Making the Case for Being Happy, Now.

Driving home from the Fourth of July weekend in Northern California we stopped by a fruit stand and bought a flat of peaches. The yellow ones, not too fuzzy and bursting with juice that slid down my chin while I closed my eyes and conjured my childhood. In my mind’s eye, my grandfather stood in front of me holding his worn paring knife, juice dripping from his fingers, holding out the next piece for me. Just as he did so many summers in a row.

My Mom is the pie baker.

And an excellent one at that. Lemon meringue, chocolate cream, pumpkin, cherry, sometimes an apple would make an appearance. A pie on the counter was a common occurrence in our house and in my grandmother’s as well. Having never made a pie myself I decided these fuzzy gems were going to be my maiden voyage.

It took me all afternoon and I did my share of cajoling and sometimes begging the crust to hold together. It cracked in places it wasn’t supposed to and I ended up mashing the butter by hand. In the end I made what I call a frankencrust. Stitched together at the bottom of the pan and passing muster with a bit of a squeak.

I ate more than my fair share of peaches while I was peeling and cutting. The brown sugar I sprinkled over the bowl adding to my nostalgia while I prayed to the Crust Gods to not forsake me now. Baking is a meditation. When I want to do it, I’m submerged— using the time to lose myself in the simple motions. Not thinking too far ahead. The next item on my to-do list banished from the kitchen while I cut, sprinkle, knead and work the crust (but not too much!).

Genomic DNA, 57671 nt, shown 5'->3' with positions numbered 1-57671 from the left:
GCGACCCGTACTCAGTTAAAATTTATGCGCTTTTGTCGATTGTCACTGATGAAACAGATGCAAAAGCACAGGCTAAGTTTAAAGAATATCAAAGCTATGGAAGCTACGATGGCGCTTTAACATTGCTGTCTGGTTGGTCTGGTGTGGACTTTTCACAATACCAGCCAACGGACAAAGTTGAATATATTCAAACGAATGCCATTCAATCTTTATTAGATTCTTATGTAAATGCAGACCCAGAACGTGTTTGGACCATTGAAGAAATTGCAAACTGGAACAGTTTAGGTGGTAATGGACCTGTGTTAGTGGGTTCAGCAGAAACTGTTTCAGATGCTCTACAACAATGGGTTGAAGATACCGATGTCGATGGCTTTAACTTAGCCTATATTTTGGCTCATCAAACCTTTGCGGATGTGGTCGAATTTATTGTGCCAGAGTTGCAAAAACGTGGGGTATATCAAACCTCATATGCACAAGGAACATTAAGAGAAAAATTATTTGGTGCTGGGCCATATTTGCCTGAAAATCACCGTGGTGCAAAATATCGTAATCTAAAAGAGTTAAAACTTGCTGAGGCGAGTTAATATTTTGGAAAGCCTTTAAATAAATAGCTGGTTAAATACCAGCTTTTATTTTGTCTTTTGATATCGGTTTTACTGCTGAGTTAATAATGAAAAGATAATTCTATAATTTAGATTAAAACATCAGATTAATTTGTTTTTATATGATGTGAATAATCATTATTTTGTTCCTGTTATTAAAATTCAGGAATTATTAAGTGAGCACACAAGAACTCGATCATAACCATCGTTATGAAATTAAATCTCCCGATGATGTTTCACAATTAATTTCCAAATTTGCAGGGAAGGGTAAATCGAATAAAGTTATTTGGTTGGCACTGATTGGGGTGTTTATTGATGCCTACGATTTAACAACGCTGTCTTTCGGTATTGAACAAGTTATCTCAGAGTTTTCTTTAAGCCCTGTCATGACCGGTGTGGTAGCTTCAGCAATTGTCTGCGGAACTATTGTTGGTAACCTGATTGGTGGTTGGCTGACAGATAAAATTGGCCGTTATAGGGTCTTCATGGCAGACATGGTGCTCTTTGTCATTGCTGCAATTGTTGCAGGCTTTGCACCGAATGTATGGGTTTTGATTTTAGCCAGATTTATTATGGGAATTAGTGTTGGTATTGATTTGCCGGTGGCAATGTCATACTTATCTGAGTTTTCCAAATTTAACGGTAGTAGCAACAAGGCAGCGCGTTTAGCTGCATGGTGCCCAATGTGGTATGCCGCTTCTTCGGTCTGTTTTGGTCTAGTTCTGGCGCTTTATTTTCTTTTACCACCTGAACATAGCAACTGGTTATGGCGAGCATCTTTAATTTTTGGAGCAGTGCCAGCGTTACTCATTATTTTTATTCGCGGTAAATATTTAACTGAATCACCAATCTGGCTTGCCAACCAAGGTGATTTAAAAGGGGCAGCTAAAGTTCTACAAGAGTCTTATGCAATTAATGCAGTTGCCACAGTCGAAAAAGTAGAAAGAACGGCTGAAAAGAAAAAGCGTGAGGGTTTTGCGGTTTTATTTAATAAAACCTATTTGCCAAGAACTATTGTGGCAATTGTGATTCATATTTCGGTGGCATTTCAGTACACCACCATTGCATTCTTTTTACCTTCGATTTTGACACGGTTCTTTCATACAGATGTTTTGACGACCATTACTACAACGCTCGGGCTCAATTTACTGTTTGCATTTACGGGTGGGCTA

Here’s What It Looked Like —

  • As I reach into the bag of flour and sprinkle it on the counter I tell the repetitive thoughts I’m not doing enough in my life to sit.down.
  • As the rolling pin glides over the dough I cut the chord to worrying about the state of my country I love so much.
  • I stir the peaches and watch the juice come back together and tell my pants that I wish were looser to shut up — can’t they see I’m in the middle of baking mastery?
  • I press the button to pre-heat the oven and push all the reasons that I can’t be happy now, out of the kitchen.

If we want to worry, we’ll find a reason.

Plenty of them. There’s always something to fret about. It’s like finding a loose thread on your favorite shirt. If you tug and pull on it, it’s going to come apart. But if you just leave it be, wear it out of the house and appreciate the shit out of it, it’s going to deliver for you.

There’s nothing. Not one thing preventing you from being happy now.

Baking on a Monday afternoon and being in the moment. Watching the trees wave in the wind from your living room window. Laying your cheek on a cool pillow and not letting your thoughts run wild to the time you had a fight on the playground when you were 8. Forget all that and shut the noise down.

I’ll leave you with this. Well, Dale Carnegie and I will leave you with this —

“It isn’t what you have or who you are or where you are or what you are doing that makes you happy or unhappy. It is what you think about it.”– Dale Carnegie

Give yourself a vacation and slip into the happy. I’m over here with a slice of peach pie waiting for you.